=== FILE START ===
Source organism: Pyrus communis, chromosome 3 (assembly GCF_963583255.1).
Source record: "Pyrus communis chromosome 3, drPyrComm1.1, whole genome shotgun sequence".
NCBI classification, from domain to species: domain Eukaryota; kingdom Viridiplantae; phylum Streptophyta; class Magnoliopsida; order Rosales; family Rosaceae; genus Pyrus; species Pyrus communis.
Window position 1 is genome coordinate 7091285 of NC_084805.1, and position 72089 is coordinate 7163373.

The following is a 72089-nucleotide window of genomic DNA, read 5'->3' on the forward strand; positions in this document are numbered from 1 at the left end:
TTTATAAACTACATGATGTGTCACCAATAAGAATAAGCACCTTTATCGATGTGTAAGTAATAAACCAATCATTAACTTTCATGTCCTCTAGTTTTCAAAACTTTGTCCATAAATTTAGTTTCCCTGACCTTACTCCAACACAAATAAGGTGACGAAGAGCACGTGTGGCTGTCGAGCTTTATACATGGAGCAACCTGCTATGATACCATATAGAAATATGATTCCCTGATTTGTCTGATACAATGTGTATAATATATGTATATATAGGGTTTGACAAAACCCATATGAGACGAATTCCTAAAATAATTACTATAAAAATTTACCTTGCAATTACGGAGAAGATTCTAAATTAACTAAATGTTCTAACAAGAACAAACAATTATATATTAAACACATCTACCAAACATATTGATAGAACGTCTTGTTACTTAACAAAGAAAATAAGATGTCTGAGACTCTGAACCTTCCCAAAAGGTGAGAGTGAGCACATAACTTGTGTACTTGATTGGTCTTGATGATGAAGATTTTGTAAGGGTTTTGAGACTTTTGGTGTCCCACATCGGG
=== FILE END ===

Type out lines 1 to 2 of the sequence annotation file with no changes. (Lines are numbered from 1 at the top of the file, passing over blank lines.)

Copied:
Source organism: Pyrus communis, chromosome 3 (assembly GCF_963583255.1).
Source record: "Pyrus communis chromosome 3, drPyrComm1.1, whole genome shotgun sequence".